Nowadays, we use our phones for everything, including email, calls, text messaging, games, photography, and, perhaps most prominently, social media.
If you are active on multiple social media platforms, it can be especially difficult to put your phone away. Jumping from one app to the next is a pretty common habit for most people who are overly attached to their social media.
If you think you need professional help with your social media addiction, consider reaching out to mental health professionals via platforms like MyTherapist. For more information, follow this link: https://www.mytherapist.com/.
In the meantime, there are things you can do to help manage your social media usage.
In this article, we’ll discuss some concerns related to social media and mental health; we’ll also give you some tips and tricks to get your social media addiction under control.
Social Media & Mental Health
One of the biggest threats of social media is to your self-confidence. You can often think of social media like everyone’s personal highlight reel: you will likely only see the good parts.
For that reason, it can be common for people to get caught up in comparing themselves to others, thereby causing a loss of a lot of confidence in self-worth and self-love.
Everyone is on their own personal journey, but social media can make it seem like you are falling behind in your professional career, or not good enough, attractive enough, or active enough.
Likewise, social media can be a tricky place to converse with others. Your mental health should be of top priority.
Sometimes, speaking with others without face-to-face interaction can remove a bit of empathy and certain body language needed to get the full value of a conversation.
Overall, limiting your social media can be great for your mental health. Here’s what you can do to help yourself restrict your social media usage.
10 Tips & Tricks for Limiting Social Media Usage
Most apps will have a time limit that you can set for yourself in the app settings. When you set a timer, an alarm will go off, alerting you when you have spent, say, 1 hour on that app for the day. This can help you manage your time spent on each app.
2. Screen Time:
If you have an iPhone, you can take advantage of a feature most Apple products offer: you can easily access information about your screen time. You can see your daily average of time spent on your phone and which apps you use most that day or that week. Being aware of the time you spend on your phone can be an excellent first step to recognizing the problem at hand.
3. Screen Time Details:
Within settings, you can also use the screen time option to schedule downtime, set app limits, and set communication limits.
4. Turn Off Notifications:
Notifications can be the primary reason you even pick up your phone in the first place. If you do not want your apps to alert you of notifications, you can turn off the notifications within your settings.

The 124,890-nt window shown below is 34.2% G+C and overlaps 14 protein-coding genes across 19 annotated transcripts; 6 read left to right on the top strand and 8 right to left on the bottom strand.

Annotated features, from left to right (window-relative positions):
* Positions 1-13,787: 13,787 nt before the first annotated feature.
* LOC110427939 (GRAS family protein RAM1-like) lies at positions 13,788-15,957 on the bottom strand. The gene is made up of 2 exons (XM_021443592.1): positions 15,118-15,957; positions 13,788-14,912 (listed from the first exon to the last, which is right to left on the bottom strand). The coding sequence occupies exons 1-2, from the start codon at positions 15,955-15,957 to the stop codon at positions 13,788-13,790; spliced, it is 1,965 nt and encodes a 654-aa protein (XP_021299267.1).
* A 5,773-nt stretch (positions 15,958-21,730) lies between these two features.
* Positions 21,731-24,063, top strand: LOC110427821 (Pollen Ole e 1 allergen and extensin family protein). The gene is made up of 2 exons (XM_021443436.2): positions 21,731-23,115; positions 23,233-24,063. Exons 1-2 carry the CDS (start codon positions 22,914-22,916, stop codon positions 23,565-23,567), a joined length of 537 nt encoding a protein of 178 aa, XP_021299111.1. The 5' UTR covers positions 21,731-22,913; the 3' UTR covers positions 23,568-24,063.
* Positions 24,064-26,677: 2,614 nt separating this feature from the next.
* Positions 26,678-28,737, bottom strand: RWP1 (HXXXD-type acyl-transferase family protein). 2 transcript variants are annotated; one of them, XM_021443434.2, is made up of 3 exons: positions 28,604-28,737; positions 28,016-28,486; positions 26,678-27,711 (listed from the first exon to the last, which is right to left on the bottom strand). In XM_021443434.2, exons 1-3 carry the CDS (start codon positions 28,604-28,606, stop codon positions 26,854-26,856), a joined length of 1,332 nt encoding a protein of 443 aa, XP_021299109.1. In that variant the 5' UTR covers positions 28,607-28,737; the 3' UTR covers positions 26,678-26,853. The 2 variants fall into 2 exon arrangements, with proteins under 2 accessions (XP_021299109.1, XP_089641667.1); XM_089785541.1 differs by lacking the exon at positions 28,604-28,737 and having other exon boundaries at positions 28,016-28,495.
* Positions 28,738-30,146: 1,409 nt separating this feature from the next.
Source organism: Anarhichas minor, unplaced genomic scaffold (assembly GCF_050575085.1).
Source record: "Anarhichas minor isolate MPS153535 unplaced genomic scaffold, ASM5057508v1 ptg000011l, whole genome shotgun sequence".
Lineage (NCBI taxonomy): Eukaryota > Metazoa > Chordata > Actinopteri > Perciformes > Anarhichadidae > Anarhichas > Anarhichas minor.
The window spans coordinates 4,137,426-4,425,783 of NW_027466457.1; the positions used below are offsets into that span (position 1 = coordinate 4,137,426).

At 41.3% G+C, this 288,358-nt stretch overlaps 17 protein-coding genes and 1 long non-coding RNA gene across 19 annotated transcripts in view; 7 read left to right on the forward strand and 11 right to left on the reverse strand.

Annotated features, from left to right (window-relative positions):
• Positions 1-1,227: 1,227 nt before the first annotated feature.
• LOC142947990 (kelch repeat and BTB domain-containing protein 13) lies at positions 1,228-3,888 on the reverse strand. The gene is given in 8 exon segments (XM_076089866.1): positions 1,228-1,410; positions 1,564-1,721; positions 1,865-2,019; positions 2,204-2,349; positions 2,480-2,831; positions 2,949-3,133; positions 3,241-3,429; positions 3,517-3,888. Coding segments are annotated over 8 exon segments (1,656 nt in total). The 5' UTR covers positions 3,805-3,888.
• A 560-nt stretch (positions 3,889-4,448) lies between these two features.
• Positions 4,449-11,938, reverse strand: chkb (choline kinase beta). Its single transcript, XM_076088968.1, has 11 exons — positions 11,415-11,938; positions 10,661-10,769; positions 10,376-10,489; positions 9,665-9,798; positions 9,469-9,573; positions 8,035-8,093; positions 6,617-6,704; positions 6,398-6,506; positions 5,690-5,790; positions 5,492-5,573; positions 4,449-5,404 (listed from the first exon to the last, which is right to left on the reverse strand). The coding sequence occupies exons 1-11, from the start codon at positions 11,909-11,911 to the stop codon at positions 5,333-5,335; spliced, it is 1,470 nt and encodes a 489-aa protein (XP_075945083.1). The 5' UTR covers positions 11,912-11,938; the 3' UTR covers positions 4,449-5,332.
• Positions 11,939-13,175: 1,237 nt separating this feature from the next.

5. Do Not Disturb:
If you do not want to turn off your notifications long-term, but you do want to turn them off while you are working, you can turn on “do not disturb.” This will allow notifications to come in, but your phone will not light up. This mode will enable you to still be contactable but not easily distracted.
6. To Sleep:
Most people spend extra time on their phones before going to sleep. This can be a slippery slope when trying to aid your mental health and get a good sleep. To give yourself the gift of rest, and to help control your social media usage, try putting your phone out of reach before getting into bed. Likewise, give yourself 10 minutes when you wake up to just be present before you pick up your phone.
Another good time to practice limiting social media is during mealtime. Even when you are eating by yourself, try to just be present with your thoughts and experiences.
If you are following people you know are not healthy for you, don’t be afraid to unfollow. When you stop following people who distract you or get under your skin, you might notice yourself checking your phone less and less.
To really test your social media limitation ability, consider taking a break from social media altogether. Your profile will not go anywhere, and any critical information you need to receive will reach you in other ways. First try one day, then one week, and see how you do.
Sometimes, overcoming any challenge requires the help of a friend. Let a friend know that you are trying to limit your social media, and give them permission to hold you accountable.
It’s no secret that, in many ways, social media and the internet dominate much of our daily lives.
Fortunately, even those experiencing an addiction to social media can take steps to remove themselves from toxic environments and develop alternative coping mechanisms.
It can be challenging to remove yourself from the online world, but sometimes, it’s for the best.
Author Bio : Marie Miguel Biography
Marie Miguel has been a writing and research expert for nearly a decade, covering a variety of health- related topics. Currently, she is contributing to the expansion and growth of a free online mental health resource with MyTherapist.com. With an interest and dedication to addressing stigmas associated with mental health, she continues to specifically target subjects related to anxiety and depression.